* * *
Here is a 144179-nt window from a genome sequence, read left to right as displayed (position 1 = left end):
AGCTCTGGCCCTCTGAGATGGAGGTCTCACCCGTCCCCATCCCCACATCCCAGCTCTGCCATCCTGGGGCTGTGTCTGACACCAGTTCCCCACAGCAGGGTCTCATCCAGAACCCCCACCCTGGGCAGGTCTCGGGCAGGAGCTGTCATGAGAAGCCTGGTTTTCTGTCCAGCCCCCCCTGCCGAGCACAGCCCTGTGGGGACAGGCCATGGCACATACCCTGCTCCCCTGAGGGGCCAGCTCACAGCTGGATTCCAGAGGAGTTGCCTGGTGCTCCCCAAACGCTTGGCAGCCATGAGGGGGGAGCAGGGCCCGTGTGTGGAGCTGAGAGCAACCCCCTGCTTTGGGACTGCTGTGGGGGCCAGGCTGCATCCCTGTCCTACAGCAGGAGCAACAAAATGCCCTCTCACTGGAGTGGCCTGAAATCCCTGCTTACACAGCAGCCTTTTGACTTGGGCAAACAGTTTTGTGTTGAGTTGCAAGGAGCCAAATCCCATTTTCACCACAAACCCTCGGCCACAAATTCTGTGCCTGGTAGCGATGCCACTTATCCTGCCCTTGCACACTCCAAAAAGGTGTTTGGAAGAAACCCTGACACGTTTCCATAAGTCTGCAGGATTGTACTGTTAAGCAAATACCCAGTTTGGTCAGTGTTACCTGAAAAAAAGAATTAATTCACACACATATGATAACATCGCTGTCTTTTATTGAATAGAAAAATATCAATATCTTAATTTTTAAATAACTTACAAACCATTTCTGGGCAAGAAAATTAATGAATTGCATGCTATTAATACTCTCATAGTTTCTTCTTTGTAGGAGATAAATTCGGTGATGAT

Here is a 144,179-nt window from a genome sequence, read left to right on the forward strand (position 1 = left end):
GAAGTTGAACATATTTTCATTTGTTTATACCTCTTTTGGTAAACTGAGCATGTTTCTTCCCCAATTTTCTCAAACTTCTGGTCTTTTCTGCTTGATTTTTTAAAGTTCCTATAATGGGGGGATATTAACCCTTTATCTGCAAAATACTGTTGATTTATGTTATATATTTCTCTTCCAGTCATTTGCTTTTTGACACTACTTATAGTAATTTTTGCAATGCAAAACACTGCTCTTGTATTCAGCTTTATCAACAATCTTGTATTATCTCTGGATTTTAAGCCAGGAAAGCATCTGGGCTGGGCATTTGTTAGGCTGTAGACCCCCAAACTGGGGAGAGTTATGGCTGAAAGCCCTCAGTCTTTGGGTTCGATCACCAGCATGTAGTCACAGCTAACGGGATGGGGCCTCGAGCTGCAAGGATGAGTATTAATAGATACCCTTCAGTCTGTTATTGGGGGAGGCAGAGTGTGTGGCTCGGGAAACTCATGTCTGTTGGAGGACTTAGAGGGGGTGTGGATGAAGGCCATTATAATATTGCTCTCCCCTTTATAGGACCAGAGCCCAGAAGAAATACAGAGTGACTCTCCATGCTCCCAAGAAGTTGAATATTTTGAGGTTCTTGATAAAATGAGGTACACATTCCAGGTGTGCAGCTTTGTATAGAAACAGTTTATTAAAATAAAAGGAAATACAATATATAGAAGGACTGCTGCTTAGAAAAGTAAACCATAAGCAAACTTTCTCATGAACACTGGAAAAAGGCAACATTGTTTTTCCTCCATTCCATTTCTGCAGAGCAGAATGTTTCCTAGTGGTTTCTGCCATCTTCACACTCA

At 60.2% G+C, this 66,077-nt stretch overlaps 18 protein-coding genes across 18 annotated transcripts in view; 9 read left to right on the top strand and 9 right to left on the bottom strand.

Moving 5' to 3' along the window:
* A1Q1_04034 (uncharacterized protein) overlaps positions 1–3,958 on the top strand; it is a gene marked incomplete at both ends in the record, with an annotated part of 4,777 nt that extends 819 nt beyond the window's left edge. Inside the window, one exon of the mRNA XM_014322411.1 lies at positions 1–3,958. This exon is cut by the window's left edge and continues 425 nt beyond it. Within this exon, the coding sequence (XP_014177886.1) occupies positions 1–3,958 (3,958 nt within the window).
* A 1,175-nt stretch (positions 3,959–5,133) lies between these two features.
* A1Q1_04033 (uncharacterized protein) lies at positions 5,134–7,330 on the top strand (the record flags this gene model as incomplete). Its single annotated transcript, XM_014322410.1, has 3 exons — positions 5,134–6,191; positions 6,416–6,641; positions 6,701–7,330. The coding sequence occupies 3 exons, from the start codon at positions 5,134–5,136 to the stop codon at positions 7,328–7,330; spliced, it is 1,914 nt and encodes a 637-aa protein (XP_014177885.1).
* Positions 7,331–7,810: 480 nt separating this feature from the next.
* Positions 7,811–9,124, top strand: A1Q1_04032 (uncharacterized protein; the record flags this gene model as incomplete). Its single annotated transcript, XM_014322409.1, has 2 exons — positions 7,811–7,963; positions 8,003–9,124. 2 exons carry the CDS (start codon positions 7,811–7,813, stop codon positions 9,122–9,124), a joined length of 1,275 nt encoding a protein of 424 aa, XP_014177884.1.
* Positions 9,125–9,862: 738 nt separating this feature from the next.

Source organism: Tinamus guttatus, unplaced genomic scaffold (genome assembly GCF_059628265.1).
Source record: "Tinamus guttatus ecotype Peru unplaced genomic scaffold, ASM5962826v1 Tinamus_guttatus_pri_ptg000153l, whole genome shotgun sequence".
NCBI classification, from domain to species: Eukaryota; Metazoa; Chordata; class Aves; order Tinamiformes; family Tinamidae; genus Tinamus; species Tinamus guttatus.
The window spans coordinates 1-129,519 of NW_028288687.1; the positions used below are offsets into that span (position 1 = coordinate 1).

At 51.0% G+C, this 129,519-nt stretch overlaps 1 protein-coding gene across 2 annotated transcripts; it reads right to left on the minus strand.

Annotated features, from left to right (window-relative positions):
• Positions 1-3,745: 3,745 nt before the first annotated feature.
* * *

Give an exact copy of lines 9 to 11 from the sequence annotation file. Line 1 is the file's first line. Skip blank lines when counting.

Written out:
* A1Q1_04033 (uncharacterized protein) lies at positions 5,134–7,330 on the top strand (the record flags this gene model as incomplete). Its single annotated transcript, XM_014322410.1, has 3 exons — positions 5,134–6,191; positions 6,416–6,641; positions 6,701–7,330. The coding sequence occupies 3 exons, from the start codon at positions 5,134–5,136 to the stop codon at positions 7,328–7,330; spliced, it is 1,914 nt and encodes a 637-aa protein (XP_014177885.1).
* Positions 7,331–7,810: 480 nt separating this feature from the next.
* Positions 7,811–9,124, top strand: A1Q1_04032 (uncharacterized protein; the record flags this gene model as incomplete). Its single annotated transcript, XM_014322409.1, has 2 exons — positions 7,811–7,963; positions 8,003–9,124. 2 exons carry the CDS (start codon positions 7,811–7,813, stop codon positions 9,122–9,124), a joined length of 1,275 nt encoding a protein of 424 aa, XP_014177884.1.